A Typical or Atypical Pastor's Wife-whichever one you come to believe



Welcome to the barnyard. Watch your step! The things written here are raw and unedited. Just my thoughts thrown on a page as they flow from my heart.



Wednesday, July 9, 2008

You Can't Judge a Book by its Cover

This is my dog.
This is how my dog looks when you mention the word "tubbie".

Now you can't really see too closely from this photo, but she is a little greasy behind the ears, she has two dried chew spots on her back which are covering two scabby places that she chewed, her tail is a little clumpy from her "friendly peeing", and to be honest, right now, she just plain stinks. In fact, if she greeted you from the curb while you were walking on the street, you might think she was just a low down dirty dog!

In actuality, you don't have to know her very long to figure out that inside that somewhat disheveled exterior beats the heart of the sweetest, most loving, most affectionate animal on the face of the earth. If you judged her solely on her exterior, you would miss out on the very pleasurable experience of knowing her and feeling loved by her.


This is my trash can.
Isn't it pretty? So streamline, so clean on the outside. It looks pretty darn good sitting along the curb on Tuesday mornings. We don't have trash bags piled up in a heap, no sir, our trash is neat. Just the can and the recycle bin. It's quite impressive. It really enhances our image as organized and neat people who spare no expense at doing things right! Yep, it's a keeper!
In actuality, as I discovered yesterday, that trash can is full of trash and what's worse--it stinks! Upon investigating further, I discovered a whole pile of trash on the bottom of it that had not been put in bags, therefore the trash man would not empty them. To make matters even worse, at some point the lid had been left open during a rain storm, so there was a few inches of brown, sewer like water laying in the bottom mixed in with the trash. And from the looks and smell of things, those things had been in there for at least a year.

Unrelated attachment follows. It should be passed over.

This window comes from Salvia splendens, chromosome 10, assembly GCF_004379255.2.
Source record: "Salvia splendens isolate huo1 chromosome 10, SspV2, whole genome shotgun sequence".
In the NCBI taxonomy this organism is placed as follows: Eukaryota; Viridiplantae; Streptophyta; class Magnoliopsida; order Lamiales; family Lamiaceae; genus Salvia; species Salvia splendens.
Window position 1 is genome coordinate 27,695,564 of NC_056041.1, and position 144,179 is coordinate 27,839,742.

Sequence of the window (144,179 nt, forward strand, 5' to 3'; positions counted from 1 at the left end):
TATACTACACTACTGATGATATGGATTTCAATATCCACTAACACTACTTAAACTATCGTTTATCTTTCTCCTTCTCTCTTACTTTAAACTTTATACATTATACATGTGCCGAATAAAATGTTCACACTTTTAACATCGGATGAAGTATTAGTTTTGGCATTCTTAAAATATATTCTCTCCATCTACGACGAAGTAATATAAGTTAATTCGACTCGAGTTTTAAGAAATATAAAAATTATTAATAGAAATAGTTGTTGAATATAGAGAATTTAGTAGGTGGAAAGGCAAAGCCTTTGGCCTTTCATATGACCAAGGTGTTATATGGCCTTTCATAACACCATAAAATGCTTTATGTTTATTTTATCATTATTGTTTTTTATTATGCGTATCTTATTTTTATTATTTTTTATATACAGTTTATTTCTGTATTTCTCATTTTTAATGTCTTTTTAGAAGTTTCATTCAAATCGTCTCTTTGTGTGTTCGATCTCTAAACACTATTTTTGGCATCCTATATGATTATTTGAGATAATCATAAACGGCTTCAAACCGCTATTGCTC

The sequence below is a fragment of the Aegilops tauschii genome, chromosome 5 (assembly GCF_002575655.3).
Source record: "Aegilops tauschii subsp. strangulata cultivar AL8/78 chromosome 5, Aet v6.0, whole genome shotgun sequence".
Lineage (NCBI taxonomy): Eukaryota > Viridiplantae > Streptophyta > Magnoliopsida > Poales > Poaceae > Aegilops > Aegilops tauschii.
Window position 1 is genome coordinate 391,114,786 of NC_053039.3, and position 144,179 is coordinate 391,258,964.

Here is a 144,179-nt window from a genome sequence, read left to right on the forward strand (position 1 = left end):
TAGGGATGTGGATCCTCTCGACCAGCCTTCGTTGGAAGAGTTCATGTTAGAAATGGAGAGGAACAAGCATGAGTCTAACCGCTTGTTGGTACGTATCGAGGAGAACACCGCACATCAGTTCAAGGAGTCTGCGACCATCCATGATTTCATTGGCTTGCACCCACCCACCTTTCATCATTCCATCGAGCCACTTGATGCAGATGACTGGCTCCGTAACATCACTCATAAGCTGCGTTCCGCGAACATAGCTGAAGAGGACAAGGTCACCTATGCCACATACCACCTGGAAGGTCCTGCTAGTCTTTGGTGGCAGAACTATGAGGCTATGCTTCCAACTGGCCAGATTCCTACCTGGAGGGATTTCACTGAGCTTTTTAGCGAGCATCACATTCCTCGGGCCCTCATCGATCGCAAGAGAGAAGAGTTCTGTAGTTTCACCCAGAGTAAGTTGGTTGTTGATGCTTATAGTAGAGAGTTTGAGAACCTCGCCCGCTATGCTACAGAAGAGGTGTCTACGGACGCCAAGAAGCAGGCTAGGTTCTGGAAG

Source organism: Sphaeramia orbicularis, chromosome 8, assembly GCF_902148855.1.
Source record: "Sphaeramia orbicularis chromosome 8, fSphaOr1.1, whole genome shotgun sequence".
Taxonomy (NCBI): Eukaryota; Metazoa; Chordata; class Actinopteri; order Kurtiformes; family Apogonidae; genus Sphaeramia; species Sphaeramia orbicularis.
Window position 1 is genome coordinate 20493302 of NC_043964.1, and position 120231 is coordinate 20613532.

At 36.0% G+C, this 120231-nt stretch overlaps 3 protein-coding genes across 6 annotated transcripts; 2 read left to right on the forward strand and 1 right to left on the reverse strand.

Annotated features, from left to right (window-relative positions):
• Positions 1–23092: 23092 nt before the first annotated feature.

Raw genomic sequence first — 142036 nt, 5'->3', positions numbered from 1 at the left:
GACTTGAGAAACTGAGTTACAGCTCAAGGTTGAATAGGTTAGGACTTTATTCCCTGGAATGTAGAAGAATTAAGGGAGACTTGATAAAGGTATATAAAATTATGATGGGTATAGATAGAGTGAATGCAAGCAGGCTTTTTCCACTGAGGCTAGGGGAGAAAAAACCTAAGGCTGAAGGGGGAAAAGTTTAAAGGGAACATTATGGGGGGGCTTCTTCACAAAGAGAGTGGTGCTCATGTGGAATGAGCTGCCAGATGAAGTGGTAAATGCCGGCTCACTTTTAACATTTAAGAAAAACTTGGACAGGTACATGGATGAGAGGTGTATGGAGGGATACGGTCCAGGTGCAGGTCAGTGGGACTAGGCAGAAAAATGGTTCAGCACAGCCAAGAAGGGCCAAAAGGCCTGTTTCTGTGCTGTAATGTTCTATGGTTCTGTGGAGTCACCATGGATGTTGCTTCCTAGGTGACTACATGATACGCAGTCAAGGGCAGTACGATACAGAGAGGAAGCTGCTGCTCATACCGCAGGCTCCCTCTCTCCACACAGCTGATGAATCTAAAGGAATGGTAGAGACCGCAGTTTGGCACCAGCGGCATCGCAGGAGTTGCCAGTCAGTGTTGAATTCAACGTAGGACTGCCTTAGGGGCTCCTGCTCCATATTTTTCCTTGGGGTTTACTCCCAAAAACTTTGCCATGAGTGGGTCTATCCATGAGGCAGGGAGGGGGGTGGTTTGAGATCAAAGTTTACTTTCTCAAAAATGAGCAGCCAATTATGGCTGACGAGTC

Here is what I discovered: empty plant containers from last years garden, a broken air filter cover from the Scag mower that I broke last summer backing into a ladies tree, multitudes of empty freeze pop papers, about 30 yds. of used weed eater string pieces, a rag that was too disgusting to investigate further, two bags of dog poop that had been broken open from who knows when, a plastic piece off something--it will forever remain a mystery, legos, candy papers, box tops, and other varieties of things that were too small to dig through so I just scooped the whole mess onto a shovel and deposited it into a garbage bag. The smell was so bad that my children--who can lay in the next room and not smell that something is on fire in the kitchen--came to the window to find out what that awful smell was!
Moral of the story-you can't judge a book by it's cover! The short tax collector in scripture didn't look so good on the outside, neither did that widow that gave all she had in the offering plate, but on the inside they were full of goodness. On the other hand, the rich, young ruler was a fine looking speciman of a man and those religious giants of the day, the Pharisees, looked pretty "fine" in their ceremonial robes and self righteous looks, but in reality, they were no better than the inside of my trash can--white washed sepulchres, a stench in the nostrils of God.
I guess what got me thinking about all this was a song I had heard earlier about a traveler slipping into church one Sunday morning not dressed in his Sunday best. The congregation, finely dressed in their Sunday best, paid him no heed, in fact they whispered and made fun. Unfortunately, they never did really find out what was on the inside of the man.
How often do we do the same thing? Do we go and sit with visitors when they come to church? Do we stare and examine their appearance before deciding if we want to bother introducing ourselves? Is our speech full of self righteousness as we get to know them? Do we make them feel loved and as if we are glad that they came?
What about our neighbors? Or co-workers? Do we stop to consider what work the Holy Spirit has been doing in them or do we just see them as a lost cause?
Do we judge a book by it's cover?
If someone examined my life as closely as I examined my dog and the contents of my trash can, what would they find? Would they leave feeling loved and appreciated or would they run the other direction holding their nose?

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